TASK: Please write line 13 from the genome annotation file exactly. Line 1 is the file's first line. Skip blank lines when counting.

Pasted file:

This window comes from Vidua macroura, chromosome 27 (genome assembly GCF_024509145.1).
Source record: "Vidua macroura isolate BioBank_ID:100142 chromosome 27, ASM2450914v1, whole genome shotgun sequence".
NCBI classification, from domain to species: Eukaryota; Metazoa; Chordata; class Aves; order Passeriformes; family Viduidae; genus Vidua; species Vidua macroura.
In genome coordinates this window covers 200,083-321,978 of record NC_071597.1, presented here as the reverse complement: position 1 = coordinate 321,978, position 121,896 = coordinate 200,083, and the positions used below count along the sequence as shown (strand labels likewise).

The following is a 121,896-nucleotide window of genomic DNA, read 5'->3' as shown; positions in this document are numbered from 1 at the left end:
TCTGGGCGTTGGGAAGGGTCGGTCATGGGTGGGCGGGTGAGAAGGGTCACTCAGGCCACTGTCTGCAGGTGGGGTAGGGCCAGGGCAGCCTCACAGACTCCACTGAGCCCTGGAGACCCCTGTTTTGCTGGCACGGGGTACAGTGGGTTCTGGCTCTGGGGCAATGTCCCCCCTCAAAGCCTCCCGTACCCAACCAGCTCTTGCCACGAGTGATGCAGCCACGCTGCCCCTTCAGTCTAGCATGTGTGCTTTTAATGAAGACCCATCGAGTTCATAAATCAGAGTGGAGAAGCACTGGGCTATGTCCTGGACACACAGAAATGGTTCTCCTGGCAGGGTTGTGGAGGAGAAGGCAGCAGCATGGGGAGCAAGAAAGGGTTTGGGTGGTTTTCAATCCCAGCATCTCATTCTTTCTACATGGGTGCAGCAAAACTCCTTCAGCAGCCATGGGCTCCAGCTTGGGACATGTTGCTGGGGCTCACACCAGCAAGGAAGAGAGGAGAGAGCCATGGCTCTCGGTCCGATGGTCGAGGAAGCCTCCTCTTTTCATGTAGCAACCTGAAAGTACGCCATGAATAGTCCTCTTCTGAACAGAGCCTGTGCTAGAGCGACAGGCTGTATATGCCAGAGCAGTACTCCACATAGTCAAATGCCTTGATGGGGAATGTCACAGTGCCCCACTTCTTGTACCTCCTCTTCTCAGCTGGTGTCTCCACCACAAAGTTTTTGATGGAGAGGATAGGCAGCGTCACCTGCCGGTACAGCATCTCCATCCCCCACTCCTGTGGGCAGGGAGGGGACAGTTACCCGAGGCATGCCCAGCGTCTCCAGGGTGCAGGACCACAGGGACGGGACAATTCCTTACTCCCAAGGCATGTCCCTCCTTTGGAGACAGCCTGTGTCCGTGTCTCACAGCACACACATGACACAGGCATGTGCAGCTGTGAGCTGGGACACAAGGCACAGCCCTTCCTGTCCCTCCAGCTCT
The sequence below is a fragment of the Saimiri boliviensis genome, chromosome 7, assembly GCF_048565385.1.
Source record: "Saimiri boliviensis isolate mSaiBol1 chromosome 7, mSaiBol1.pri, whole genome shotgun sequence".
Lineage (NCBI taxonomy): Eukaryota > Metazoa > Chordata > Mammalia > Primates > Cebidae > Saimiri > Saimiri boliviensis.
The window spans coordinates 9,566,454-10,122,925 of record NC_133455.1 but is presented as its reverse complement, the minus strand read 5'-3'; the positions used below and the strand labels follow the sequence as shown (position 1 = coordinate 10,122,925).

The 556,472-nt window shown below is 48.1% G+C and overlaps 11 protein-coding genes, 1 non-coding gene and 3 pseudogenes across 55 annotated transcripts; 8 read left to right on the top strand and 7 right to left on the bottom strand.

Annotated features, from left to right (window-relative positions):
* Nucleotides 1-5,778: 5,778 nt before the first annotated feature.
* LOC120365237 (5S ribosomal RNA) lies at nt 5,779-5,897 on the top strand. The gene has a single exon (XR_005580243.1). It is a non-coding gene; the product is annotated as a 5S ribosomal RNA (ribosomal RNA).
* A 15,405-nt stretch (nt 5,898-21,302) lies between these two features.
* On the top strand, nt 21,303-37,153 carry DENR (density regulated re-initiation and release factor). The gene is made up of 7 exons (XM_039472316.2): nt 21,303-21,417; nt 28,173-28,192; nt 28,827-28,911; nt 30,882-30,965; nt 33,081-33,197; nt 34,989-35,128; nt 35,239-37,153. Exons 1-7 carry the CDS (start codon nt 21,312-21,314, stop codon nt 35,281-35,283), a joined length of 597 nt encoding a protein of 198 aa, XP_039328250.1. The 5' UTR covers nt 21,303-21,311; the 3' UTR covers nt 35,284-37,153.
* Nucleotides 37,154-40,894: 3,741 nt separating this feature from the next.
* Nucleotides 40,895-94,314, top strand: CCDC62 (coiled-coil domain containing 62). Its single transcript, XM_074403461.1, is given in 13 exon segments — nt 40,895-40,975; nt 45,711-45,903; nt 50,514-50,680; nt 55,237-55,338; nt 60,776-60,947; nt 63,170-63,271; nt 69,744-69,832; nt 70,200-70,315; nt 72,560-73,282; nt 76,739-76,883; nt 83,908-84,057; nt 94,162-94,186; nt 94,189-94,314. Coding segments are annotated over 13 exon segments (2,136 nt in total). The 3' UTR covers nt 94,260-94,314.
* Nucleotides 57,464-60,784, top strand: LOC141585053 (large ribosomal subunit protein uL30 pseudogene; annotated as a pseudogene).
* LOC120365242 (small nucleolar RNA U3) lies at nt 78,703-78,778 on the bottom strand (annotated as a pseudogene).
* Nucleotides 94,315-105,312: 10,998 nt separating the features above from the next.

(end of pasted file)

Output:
* Nucleotides 1-5,778: 5,778 nt before the first annotated feature.